And his entreaty was answered, with a warning: stroke your blow, but the evidence of it will forever be known. The Sultan’s forefather smuggled the blade, and his men, into the city over a number of months before the gathered their strength, opened the gates from within, and stormed the palace. Only one blow was struck, to end the Shah’s reign and begin the Sultan’s, but the blood was forever imprinted upon the blade. Its pattern and spray seem to depict a blow not struck in combat but one from behind, on an unaware target.

The first Sultan was not bothered by this, and he displayed it for many years in his palace before it was consigned to the armory. The current Sultan is more ambivalent, and is not enthusiastic about his ancestor’s “cowardly blow.” I offer that if the first Sultan was not bothered by it, and if the hosts of fabled Vloles did not strike him down, none but the Shah may truly find fault with such an action.

  • Like what you see? Purchase a print or ebook version!

I, Ad Dakhla, scribe and chronicler to the court of the Sultan of the City of Bronze, do here set down with contrition the story of a sword the Sultan revoked my access to. The blade was a fine crystal, clearly useless for combat but nevertheless a masterpiece of several arts intended as a display piece. I was warned not to remove its protective case, and warned not to touch it.

Nevertheless, my curiosity got the better of my judgment and I removed the blown glass cover from the sword and filter gave it a slight tap with a wooden pin. My simple objective was to note the resonance of the sound it produced, and perhaps thereby ascertain the sort of crystal that the sword was made from. But the warnings had been given in earnest, and that small tap was enough to set off a resonance that caused the whole room to vibrate, several glass enclosures throughout the palace to crack or break, and bits of masonry to rain down upon the head of the Sultan himself.

Needless to say, my access was quickly revoked. If he had a hammer and could be assured that he would survive the resulting blow, the sultan told me, he would destroy the infernal thing. When I asked for further details, he refused to give any, simply saying that his family had lost too many armorers to the cursed thing.

  • Like what you see? Purchase a print or ebook version!

I, Ad Dakhla, scribe and chronicler to the court of the Sultan of the City of Bronze, do here set down the story of the Sword of Regret. Once, it is said, a man of Korton so regretted an action he had taken that be appealed to the Dreaming Moon and fabled Vloles to grant him a means of undoing it.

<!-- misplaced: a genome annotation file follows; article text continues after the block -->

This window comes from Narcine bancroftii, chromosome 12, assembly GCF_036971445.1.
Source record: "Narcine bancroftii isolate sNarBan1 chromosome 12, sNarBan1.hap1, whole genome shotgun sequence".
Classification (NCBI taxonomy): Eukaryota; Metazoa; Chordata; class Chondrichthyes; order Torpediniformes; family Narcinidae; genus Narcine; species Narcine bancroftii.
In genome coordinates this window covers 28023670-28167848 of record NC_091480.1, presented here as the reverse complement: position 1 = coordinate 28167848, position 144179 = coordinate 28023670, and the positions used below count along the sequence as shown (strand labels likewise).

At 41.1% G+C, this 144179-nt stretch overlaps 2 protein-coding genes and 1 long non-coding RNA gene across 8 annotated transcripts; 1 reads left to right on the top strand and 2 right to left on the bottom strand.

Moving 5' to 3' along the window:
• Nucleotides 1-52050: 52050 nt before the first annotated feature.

In response, he was sent the Sword of Regret. By slaying 100 souls that it designated through the shifting engravings on its blade, the Sword would allow the hand that held it to erase one regretful mistake. Though not a violent person, the petitioner nevertheless took up the sword and killed those it bade him. When the time came, his sincere regret was acted upon, and the act undone.

However, with nothing to regret, the sword could never have come to him in the first place, for there was no reason for him to ask it of fabled Vloles on the Dreaming Moon. Thus, he found himself, instead, a murderer and hunted. It is said that his journals, now held in the archives of Korton, and eyewitness accounts corroborate this, though I have not been able to find either myself.

  • Like what you see? Purchase a print or ebook version!

After writing about the mundane falchion which I carry, I mentioned the fact to the Sultan and he insisted that I also write about my true sword, the one which I sharpen and practice with every day. Thus, I, Ad Dakhla, scribe and chronicler to the court of the Sultan of the City of Bronze, do here set down the history of my pen.

While I use goose quills from the royal aviary for much day-to-day writing, I am lucky enough to have a nib pen wrought by the Sultan’s personal metalsmith as well, for writing on wood-pulp paper and vellum. It is made of fine steel, ornately engraved so as to provide a grip, with a nib that can be removed, exchanged, and sharpened.

The metalsmith made me 100 nibs by way of his apprentice, and since that gift I have used up 54 of them. The 55th nib writes these words now, and I have often wondered which will come first: my own death, or the 100th nib?

  • Like what you see? Purchase a print or ebook version!

I, Ad Dakhla, scribe and chronicler to the court of the Sultan of the City of Bronze, do here set down the story of my own sword at the Sultan’s express request. I imagine it amuses him, or perhaps he thinks that I was given Le Aaiun’s sword when she passed through and have secretly kept it. No matter; history should recall all, even the mundane.

My sword is a simple falchion, steel-bladed and tanged, with accents of brass and lapis on the handle. I purchased it in the bazaar during a visit to Korton; it is said that their legendary blind smiths had a hand in its creation, but the same is said of every blade there. On my return to the City of Brass, I had the weapon inspected by a smith a trust, who modified it to my taste and created the azure scabbard for it. I have never been much of a swordsman, but I know a few basic parried and thrusts sufficient to protect myself.

If they write songs of my mundane sword, it will be about how I used it as an axe, a paper cutter, and a straight-edge for drawing.

  • Like what you see? Purchase a print or ebook version!